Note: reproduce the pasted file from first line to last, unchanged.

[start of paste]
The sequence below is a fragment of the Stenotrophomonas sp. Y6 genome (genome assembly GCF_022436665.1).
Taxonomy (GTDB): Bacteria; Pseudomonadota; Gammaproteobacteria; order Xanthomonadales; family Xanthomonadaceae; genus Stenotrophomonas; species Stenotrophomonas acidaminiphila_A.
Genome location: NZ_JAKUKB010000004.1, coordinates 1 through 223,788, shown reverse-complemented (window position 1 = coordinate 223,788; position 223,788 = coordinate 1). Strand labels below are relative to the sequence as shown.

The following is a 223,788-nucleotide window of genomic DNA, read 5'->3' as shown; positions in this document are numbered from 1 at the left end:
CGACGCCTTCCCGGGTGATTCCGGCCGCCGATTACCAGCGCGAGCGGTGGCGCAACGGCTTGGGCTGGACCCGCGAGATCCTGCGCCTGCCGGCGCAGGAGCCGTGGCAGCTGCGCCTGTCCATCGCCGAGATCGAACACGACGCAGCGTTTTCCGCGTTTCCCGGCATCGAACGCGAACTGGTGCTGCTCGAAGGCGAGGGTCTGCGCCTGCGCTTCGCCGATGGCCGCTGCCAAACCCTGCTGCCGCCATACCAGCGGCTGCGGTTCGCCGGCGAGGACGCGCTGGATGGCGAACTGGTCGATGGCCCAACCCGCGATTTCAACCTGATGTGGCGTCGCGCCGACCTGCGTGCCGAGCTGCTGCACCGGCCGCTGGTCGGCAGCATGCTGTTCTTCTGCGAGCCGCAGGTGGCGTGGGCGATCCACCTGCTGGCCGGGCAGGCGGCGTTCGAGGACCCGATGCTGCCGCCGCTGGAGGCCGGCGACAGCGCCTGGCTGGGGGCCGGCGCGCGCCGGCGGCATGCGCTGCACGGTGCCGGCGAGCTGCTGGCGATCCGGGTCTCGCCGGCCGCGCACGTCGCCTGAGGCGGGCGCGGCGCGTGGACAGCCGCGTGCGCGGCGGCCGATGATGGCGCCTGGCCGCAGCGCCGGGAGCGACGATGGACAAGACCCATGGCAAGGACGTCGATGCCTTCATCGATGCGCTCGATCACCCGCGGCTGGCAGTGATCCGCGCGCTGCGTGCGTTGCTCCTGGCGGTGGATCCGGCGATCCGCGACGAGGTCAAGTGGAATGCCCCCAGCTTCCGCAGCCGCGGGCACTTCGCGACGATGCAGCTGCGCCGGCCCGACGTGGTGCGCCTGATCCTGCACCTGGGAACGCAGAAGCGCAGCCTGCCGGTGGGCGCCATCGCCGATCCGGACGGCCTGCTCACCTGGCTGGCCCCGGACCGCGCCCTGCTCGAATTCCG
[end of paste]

The sequence below is a fragment of the Stenotrophomonas sp. Y6 genome (genome assembly GCF_022436665.1).
Taxonomy (GTDB): Bacteria; Pseudomonadota; Gammaproteobacteria; order Xanthomonadales; family Xanthomonadaceae; genus Stenotrophomonas; species Stenotrophomonas acidaminiphila_A.
Genome location: NZ_JAKUKB010000004.1, coordinates 1 through 223,788, shown reverse-complemented (window position 1 = coordinate 223,788; position 223,788 = coordinate 1). Strand labels below are relative to the sequence as shown.

The following is a 223,788-nucleotide window of genomic DNA, read 5'->3' as shown; positions in this document are numbered from 1 at the left end:
CGACGCCTTCCCGGGTGATTCCGGCCGCCGATTACCAGCGCGAGCGGTGGCGCAACGGCTTGGGCTGGACCCGCGAGATCCTGCGCCTGCCGGCGCAGGAGCCGTGGCAGCTGCGCCTGTCCATCGCCGAGATCGAACACGACGCAGCGTTTTCCGCGTTTCCCGGCATCGAACGCGAACTGGTGCTGCTCGAAGGCGAGGGTCTGCGCCTGCGCTTCGCCGATGGCCGCTGCCAAACCCTGCTGCCGCCATACCAGCGGCTGCGGTTCGCCGGCGAGGACGCGCTGGATGGCGAACTGGTCGATGGCCCAACCCGCGATTTCAACCTGATGTGGCGTCGCGCCGACCTGCGTGCCGAGCTGCTGCACCGGCCGCTGGTCGGCAGCATGCTGTTCTTCTGCGAGCCGCAGGTGGCGTGGGCGATCCACCTGCTGGCCGGGCAGGCGGCGTTCGAGGACCCGATGCTGCCGCCGCTGGAGGCCGGCGACAGCGCCTGGCTGGGGGCCGGCGCGCGCCGGCGGCATGCGCTGCACGGTGCCGGCGAGCTGCTGGCGATCCGGGTCTCGCCGGCCGCGCACGTCGCCTGAGGCGGGCGCGGCGCGTGGACAGCCGCGTGCGCGGCGGCCGATGATGGCGCCTGGCCGCAGCGCCGGGAGCGACGATGGACAAGACCCATGGCAAGGACGTCGATGCCTTCATCGATGCGCTCGATCACCCGCGGCTGGCAGTGATCCGCGCGCTGCGTGCGTTGCTCCTGGCGGTGGATCCGGCGATCCGCGACGAGGTCAAGTGGAATGCCCCCAGCTTCCGCAGCCGCGGGCACTTCGCGACGATGCAGCTGCGCCGGCCCGACGTGGTGCGCCTGATCCTGCACCTGGGAACGCAGAAGCGCAGCCTGCCGGTGGGCGCCATCGCCGATCCGGACGGCCTGCTCACCTGGCTGGCCCCGGACCGCGCCCTGCTCGAATTCCG